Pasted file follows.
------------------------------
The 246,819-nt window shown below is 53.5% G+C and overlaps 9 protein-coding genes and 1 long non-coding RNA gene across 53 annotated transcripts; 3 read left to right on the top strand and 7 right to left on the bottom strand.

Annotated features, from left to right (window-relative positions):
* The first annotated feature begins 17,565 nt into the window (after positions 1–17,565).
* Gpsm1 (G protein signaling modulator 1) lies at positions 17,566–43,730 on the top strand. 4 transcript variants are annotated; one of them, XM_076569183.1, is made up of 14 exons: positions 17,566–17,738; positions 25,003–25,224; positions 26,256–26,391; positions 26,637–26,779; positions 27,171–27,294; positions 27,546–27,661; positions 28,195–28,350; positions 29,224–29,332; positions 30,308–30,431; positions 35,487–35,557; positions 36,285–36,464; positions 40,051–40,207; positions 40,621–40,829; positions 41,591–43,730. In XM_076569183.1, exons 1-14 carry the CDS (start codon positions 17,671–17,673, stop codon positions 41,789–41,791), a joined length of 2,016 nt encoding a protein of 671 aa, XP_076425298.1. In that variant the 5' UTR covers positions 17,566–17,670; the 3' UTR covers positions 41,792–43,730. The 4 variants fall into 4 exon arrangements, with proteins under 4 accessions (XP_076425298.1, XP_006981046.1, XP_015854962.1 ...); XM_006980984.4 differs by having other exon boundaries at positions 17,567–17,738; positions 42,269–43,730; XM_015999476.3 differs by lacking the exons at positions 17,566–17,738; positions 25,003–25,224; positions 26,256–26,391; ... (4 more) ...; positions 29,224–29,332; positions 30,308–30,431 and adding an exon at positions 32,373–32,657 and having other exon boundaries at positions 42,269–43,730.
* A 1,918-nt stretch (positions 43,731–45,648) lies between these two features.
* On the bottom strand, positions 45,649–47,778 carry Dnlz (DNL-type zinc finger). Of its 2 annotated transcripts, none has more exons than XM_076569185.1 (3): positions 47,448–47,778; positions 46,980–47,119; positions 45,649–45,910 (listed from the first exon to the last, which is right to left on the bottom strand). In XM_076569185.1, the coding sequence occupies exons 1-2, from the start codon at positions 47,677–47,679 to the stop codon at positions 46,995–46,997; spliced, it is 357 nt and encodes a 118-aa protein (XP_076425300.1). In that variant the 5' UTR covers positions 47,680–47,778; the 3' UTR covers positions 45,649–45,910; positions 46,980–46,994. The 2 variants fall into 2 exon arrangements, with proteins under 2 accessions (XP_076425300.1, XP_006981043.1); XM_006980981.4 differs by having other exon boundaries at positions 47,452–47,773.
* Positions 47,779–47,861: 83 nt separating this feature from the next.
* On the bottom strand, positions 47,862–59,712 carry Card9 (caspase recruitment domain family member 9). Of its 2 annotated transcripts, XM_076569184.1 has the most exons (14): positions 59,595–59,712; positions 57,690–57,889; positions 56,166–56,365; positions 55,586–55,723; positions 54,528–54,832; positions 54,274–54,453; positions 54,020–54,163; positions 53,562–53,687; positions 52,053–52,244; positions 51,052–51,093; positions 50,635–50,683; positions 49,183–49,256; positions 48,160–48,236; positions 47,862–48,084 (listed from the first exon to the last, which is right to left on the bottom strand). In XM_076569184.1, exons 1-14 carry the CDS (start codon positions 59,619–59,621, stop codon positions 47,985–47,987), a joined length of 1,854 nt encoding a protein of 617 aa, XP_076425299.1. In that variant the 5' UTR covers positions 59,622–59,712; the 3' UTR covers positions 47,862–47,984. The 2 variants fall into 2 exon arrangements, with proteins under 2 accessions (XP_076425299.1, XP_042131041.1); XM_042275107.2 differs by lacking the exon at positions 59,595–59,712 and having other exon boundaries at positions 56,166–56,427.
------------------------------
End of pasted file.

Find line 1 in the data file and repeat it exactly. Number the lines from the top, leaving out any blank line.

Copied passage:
The 246,819-nt window shown below is 53.5% G+C and overlaps 9 protein-coding genes and 1 long non-coding RNA gene across 53 annotated transcripts; 3 read left to right on the top strand and 7 right to left on the bottom strand.